How to Clean Hardwood Floors with Natural Cleaners

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The best cleaner for your hardwood floor depends on the finish, which is most likely either polyurethane or a combination of penetrating oil and wax. These two types of finishes require different cleaners, and you can use a number of natural ingredients. No matter what kind of finish your floor has, though, it's important to keep water use to a minimum. Water can seep through even a hard factory finish and damage the wood.

The Simplest Cleaning Options

Under normal use, hardwood floors don't require frequent cleaning, although most manufacturers recommend frequent sweeping to remove dirt particles. This prevents the particles from getting ground into the finish and scratching it. When the floor does turn dingy, the safest cleaners are pH neutral ones, which means they are neither acidic or alkaline. A gallon of plain water mixed with castile soap -- which is a combination of lye and olive oil -- provides a go-to cleaner for most situations. Apply it with a cloth or a microfiber mop, being careful to wring the applicator thoroughly before wiping to avoid leaving standing water on the floor. Add a drop of essential oil to give the room a pleasant aroma.

Not Just for Salads

Some flooring specialists recommend vinegar for cleaning tough stains while others advise against it. With a pH of 2.4, it's a fairly strong acid that can dull finishes, but its acidic nature makes it an effective cleaner for mineral deposit stains and general grime. A 1-to-1 solution of vinegar and plain or soapy water isn't likely to cause much damage if you use it properly, though, and it's usually worth the risk. Wring the applicator thoroughly and wipe down the floor in sections, wiping each section again with plain water and drying with a clean rag to get the most benefit from this cleaner. Don't forget to test it first.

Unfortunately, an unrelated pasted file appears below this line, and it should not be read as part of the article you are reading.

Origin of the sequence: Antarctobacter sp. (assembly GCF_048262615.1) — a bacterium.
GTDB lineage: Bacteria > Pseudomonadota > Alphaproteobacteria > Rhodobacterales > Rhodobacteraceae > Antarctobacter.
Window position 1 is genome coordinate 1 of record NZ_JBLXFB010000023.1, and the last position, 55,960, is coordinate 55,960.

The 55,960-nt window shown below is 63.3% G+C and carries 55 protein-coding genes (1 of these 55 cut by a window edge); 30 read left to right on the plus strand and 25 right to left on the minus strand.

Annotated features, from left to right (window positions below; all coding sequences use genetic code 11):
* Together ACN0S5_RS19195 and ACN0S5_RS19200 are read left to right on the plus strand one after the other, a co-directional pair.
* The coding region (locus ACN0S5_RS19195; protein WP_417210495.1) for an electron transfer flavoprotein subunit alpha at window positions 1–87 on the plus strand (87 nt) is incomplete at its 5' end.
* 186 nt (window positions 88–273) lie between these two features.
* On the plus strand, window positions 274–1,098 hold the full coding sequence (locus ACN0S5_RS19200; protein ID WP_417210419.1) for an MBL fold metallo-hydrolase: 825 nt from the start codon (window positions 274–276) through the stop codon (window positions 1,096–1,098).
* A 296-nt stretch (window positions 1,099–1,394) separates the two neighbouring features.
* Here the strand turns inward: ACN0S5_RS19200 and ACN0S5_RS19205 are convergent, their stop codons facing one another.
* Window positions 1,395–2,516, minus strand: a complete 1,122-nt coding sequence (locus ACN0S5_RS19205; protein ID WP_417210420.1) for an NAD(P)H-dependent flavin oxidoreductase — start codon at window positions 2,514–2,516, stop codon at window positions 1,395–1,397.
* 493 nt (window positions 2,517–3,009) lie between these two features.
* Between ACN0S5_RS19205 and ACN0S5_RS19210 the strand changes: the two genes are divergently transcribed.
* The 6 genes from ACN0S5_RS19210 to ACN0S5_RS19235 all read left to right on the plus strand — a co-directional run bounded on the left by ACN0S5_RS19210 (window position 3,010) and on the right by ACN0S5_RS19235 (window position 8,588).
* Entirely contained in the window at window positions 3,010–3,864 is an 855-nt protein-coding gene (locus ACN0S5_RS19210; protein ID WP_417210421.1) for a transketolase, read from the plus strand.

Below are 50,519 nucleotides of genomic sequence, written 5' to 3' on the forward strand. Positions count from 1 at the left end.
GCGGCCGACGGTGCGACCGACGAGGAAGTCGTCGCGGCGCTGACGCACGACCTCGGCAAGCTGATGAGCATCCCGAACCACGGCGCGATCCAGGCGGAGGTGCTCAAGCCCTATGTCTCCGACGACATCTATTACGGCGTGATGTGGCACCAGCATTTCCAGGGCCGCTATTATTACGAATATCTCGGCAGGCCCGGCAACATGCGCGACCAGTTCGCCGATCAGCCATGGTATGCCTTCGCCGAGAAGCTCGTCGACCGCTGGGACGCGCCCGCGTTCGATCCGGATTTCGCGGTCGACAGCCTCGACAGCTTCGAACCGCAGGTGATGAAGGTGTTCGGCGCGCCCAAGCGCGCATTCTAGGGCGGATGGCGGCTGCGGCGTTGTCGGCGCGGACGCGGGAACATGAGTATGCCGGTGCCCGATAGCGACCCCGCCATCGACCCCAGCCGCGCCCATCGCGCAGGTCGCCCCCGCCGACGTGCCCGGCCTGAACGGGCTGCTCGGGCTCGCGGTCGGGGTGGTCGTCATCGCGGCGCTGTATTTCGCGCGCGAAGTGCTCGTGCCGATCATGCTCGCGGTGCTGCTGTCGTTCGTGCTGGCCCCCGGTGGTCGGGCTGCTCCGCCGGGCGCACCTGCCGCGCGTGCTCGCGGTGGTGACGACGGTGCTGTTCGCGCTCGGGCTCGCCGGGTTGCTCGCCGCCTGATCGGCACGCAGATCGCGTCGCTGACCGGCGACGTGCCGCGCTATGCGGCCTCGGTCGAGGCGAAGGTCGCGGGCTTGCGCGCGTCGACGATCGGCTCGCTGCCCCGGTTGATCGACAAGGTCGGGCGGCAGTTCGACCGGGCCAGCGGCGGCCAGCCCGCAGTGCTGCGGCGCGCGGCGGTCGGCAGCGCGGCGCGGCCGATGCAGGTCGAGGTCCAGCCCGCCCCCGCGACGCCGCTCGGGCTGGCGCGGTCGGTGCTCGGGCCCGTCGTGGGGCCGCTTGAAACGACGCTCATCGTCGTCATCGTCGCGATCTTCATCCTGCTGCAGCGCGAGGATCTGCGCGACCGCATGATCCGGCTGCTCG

Tea Time

Acidity is one of the qualities that gives tea its pleasant taste, and it's also a quality that makes it a good floor cleaner. To make a cleaning solution, you don't need designer tea -- generic black tea is best -- but you do need a lot of it. Brew a strong mix using five to 20 bags in 2 quarts of water -- you may have to experiment to find the best proportion -- and damp mop the floor with it after it has cooled. It not only cleans, it highlights the wood grain by slightly darkening the finish and it makes the finish shine.

Mineral Spirits, Mineral Oil and Lemon Juice

Floors that have an oil and wax finish require different care than those finished with polyurethane. Because wax tends to pick up dirt and yellow, you need to periodically strip it and apply a fresh coat. Use mineral spirits for this; dampen a rag and rub out the wax from the floor in sections. Re-wax with carnauba wax, which is a product derived from a palm tree. Another cleaning option for polyurethane floors is a 1-to-1 mixture of lemon juice and mineral oil. The citric acid in lemon juice is a dirt buster, and mineral oil nourishes the finish and makes it shine. Apply this combination by wiping with the grain, using a rag.


Chris Deziel is a contractor, builder and general fix-it pro who has been active in the construction trades for 40 years. He has degrees in science and humanities and years of teaching experience. An avid craftsman and musician, Deziel began writing on home improvement topics in 2010. He worked as an expert consultant with eHow Now and Pro Referral -- a Home Depot site. A DIYer by nature, Deziel regularly shares tips and tricks for a better home and garden at

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